June 2, 2020

Quite often when I inspect a sick lawn for the first time and ask the home owner to explain his maintenance practices over the past years, I hear something like this, 'Well I put down (major brand fertilizer) four times a year just like it recommended and watered every day for 15 minutes a zone once a day and then I water twice a day when it was really hot. The lawn looked great for the few years and then I just started getting all these dead patches showing up! Now I don't know what to do!'" This is the perfect example of someone "Loving their lawn to death.”

People sometimes have a misguided concept of what a healthy lawn is supposed to look like. Some of the blame for this misconception lies on the fertilizer manufacturers. If you read the covers and advertisements of the big name fertilizer companies you will see things like “Use our product for a greener, thicker lawn” or “Promotes fast green up”. It's true that these products will do what they say, however a dark green lawn that is so thick it feels like walking on foam rubber is not a healthy lawn.

Thicker isn’t better for the warm season turf grasses we grow here along the Emerald Coast. Also, each type of grass has it's own natural shade of green. For instance, centipede grass is naturally greenish yellow and to make it artificially darker than nature intended, by applying a lot of fertilizer, actually stresses the lawn. Although a healthy lawn should not have bare patches, thicker is not necessarily better.

A lawn can become too thick and “top heavy” from applying too much fertilizer and watering too often. When this happens, there is more foliage on top of the soil than the root system below the soil can support, under those conditions the lawn just collapses. Dense, thick grass also becomes much more susceptible to disease and insect activity.

A healthy lawn is one that is actively growing, not declining from pests, diseases or environmental conditions, has relatively few weeds and is completely filled in but not overly dense. If that describes your lawn, trying to make it "better" may actually make it worse.

Another misconception that leads to someone loving their lawn to death is the frequency and type of fertilizer applied to the grass. I find that the people who are the most conscientious about their lawn are frequently the most common offenders when it comes to over fertilization. I blame fertilizer manufacturers for spreading misinformation about how often to fertilize and what type of fertilizer to use. People read the recommendations on the fertilizer bags and advertisements and end up using way too much of the wrong formula of fertilizer for our area. You must realize these companies' main objective is to sell more fertilizer - for them, the more of their product you buy the better!

Early March, when it was still way too early to fertilize, I saw several ads in home improvement store flyers encouraging people to start fertilizing. In one of those ads, they were selling 2 bags at a time - one to apply now and one to apply in 6 weeks! That would way too much fertilizer applied way too early in the year! It would certainly give you a green lawn but at the cost of many problems down the road!

Soil testing is the best way to determine what type and how much fertilizer to use, however as a general rule of thumb our soil is low on both potassium and phosphorus so something like an 8-8-8 would be a good choice.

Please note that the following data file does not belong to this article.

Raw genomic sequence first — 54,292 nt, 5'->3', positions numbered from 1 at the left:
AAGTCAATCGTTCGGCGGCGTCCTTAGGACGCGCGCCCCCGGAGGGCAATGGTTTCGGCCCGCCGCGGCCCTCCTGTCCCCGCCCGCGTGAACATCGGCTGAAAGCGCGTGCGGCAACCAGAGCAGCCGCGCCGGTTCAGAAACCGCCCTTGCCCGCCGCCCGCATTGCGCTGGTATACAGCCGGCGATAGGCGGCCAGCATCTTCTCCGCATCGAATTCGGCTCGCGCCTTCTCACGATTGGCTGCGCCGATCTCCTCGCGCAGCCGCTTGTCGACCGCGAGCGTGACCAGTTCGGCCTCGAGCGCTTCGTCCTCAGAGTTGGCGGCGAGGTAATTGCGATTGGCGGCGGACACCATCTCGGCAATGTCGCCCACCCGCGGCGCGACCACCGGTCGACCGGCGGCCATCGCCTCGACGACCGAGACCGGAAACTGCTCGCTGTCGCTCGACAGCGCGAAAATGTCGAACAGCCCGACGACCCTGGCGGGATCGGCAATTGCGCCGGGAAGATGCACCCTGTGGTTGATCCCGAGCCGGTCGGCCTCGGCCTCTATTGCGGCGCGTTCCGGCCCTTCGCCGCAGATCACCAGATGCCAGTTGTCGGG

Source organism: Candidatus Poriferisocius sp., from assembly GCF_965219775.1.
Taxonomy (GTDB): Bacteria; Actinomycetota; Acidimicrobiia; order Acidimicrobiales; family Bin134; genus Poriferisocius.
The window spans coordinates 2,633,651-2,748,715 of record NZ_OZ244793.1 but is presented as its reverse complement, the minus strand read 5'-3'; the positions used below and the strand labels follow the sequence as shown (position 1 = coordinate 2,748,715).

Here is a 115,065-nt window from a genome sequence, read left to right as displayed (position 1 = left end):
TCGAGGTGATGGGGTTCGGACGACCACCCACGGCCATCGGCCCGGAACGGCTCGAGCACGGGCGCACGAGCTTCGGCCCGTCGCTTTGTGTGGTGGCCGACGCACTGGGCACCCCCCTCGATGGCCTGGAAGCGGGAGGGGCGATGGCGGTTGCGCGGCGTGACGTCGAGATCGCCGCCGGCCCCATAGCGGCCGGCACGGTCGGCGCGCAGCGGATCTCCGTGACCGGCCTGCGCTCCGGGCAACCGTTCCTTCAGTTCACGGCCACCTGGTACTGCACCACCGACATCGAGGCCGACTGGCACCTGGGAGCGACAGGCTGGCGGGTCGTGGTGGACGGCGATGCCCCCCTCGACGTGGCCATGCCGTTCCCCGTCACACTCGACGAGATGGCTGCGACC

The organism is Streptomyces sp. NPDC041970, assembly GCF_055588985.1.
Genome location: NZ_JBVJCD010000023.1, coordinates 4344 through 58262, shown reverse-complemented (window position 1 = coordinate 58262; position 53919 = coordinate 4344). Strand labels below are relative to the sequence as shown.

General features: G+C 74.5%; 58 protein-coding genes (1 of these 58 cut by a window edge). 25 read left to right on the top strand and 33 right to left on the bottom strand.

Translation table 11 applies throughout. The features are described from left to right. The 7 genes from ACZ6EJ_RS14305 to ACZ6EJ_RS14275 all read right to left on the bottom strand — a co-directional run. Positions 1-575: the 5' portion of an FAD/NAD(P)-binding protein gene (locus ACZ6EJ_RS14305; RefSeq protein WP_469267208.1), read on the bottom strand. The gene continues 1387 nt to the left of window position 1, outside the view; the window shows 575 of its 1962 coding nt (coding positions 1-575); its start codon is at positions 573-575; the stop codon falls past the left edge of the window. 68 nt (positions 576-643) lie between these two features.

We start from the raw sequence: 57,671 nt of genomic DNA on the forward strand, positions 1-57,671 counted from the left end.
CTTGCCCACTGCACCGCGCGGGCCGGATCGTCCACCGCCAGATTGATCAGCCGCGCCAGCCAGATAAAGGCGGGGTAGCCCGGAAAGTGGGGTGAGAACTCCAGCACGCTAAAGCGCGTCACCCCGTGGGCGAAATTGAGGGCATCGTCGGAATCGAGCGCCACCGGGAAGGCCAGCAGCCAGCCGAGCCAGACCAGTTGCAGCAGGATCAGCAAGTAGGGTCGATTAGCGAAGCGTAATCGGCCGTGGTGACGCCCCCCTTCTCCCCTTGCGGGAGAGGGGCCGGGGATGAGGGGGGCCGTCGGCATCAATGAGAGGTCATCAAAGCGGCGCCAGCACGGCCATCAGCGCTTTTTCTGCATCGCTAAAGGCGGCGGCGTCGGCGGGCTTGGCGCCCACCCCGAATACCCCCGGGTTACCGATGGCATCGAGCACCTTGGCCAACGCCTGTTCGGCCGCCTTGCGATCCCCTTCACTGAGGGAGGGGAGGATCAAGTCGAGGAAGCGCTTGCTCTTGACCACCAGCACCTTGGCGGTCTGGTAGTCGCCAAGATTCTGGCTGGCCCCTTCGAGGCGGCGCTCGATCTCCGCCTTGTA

When is the best time to fertilize? The university of Florida has determined that warm season turf grasses that are grown in our area cannot maximize their nutrient intake until the soil temperature is 80°. Soil temperatures usually do not reach 80° until sometime in May. Applying fertilizer before the soil temperature is warm enough for the grass to absorb the nutrients is wasting the majority of fertilizer applied to the lawn. The fertilizer nutrients that are intended to be absorbed by the grass, filter down into our aquifer and runoff into the many bodies of water we have in this area when fertilizer is applied to early.

The other way that lawns get killed with kindness from their owners is by watering too much. There is a perception out there that lawns cannot survive without constant watering. The truth is that your sprinkler system is supposed to be a safety net to keep your lawn from drought stress, not a crutch to prop it up all year.

Actually allowing the ground to dry out after precipitation or irrigation is beneficial to the lawn for two reasons. First, it reduces the the opportunity for disease to develop in the lawn because moisture plays a significant role in disease activity. Second, as the ground begins to dry out, the grass roots grow deeper into the soil to extract water. This results in a deeper, healthier root system.

So what is the ideal way to water? The best way to water your lawn is deep and infrequently. It's better to water every 3rd day for 45 minutes per zone than every day for 15 minutes. Watering should be done in the early morning hours between mid night and 7:00 A.M.

For more lawn information, you can request a free copy of My book "What Every Home Owner Along the Emerald Coast Needs to Know About Lawn Care” by going to Fatherandsonlandscape.com

If you are struggling with having a healthy lawn, Father and Son Pest and Lawn Solutions offers free lawn consultations. They may be reached for an appointment by calling or texting 850-240-7935 or visiting fatherandsonlandscape.com

Title Goes Here

Get this Free E-Book

Use this bottom section to nudge your visitors.